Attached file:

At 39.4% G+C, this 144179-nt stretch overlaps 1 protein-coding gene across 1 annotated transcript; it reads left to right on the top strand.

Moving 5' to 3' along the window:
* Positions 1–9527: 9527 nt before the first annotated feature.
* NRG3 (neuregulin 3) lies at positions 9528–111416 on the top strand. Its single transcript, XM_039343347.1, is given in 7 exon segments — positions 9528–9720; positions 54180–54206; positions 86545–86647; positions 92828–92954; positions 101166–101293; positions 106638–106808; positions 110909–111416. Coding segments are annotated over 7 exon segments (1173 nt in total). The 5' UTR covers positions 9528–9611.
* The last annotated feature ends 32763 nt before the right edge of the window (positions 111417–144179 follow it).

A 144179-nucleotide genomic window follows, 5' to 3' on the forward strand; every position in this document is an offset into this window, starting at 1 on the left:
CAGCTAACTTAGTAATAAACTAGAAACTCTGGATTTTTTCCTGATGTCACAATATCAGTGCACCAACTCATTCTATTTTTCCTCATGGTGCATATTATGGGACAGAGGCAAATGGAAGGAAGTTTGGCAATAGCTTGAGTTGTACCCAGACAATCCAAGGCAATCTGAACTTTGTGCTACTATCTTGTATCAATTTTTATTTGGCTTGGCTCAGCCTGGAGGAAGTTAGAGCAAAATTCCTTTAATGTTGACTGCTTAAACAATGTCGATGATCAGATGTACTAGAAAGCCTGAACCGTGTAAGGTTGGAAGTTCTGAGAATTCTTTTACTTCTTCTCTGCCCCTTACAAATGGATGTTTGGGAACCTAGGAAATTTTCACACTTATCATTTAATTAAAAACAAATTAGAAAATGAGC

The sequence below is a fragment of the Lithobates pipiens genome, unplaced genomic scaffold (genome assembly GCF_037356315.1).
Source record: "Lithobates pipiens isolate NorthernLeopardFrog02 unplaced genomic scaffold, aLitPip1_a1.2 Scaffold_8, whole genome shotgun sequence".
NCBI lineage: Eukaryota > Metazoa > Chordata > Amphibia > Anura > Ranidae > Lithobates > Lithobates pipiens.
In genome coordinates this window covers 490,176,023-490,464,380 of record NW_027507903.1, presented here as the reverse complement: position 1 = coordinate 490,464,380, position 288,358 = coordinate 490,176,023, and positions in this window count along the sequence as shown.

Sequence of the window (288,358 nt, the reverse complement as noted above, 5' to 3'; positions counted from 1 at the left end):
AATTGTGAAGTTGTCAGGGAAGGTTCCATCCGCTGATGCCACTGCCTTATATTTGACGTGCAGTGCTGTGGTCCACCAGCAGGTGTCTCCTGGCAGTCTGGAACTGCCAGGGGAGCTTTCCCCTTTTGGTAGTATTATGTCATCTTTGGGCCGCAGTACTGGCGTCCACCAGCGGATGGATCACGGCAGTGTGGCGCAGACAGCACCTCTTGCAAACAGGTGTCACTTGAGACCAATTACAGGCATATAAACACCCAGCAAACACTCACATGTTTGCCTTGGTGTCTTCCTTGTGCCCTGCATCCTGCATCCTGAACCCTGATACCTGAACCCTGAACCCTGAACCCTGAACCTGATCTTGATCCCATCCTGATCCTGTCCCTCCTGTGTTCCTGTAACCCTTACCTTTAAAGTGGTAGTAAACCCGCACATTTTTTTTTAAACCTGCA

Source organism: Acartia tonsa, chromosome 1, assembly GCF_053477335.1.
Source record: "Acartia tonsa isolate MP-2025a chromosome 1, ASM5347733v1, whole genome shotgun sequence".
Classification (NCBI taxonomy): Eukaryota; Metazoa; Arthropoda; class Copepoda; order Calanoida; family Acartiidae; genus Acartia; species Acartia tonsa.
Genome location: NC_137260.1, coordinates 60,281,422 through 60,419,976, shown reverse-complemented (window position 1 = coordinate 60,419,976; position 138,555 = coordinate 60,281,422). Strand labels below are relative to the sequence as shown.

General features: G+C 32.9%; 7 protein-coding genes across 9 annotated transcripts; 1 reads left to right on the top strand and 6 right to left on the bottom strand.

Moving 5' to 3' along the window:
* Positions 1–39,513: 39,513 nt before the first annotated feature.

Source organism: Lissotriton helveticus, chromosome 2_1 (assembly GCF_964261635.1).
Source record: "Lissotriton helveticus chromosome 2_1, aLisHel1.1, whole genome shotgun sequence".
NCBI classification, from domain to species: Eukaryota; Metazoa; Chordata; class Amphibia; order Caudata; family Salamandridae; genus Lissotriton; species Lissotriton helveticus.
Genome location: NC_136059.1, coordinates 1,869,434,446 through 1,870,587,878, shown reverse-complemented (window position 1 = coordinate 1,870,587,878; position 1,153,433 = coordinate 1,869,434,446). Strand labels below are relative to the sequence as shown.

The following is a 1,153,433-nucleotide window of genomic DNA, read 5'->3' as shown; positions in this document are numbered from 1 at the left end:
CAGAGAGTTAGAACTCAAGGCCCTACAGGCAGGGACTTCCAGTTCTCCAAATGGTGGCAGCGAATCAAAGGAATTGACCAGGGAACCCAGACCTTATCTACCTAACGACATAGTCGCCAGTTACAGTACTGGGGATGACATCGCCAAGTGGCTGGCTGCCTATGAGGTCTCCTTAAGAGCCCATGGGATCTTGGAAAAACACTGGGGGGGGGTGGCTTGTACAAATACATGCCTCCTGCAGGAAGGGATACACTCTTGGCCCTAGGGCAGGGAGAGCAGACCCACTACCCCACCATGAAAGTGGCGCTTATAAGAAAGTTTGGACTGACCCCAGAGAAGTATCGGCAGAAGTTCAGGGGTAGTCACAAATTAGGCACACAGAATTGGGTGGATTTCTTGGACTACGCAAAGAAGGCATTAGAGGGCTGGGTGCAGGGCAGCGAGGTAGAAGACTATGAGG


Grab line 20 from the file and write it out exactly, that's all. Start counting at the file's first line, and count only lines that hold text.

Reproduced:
* Positions 1–39,513: 39,513 nt before the first annotated feature.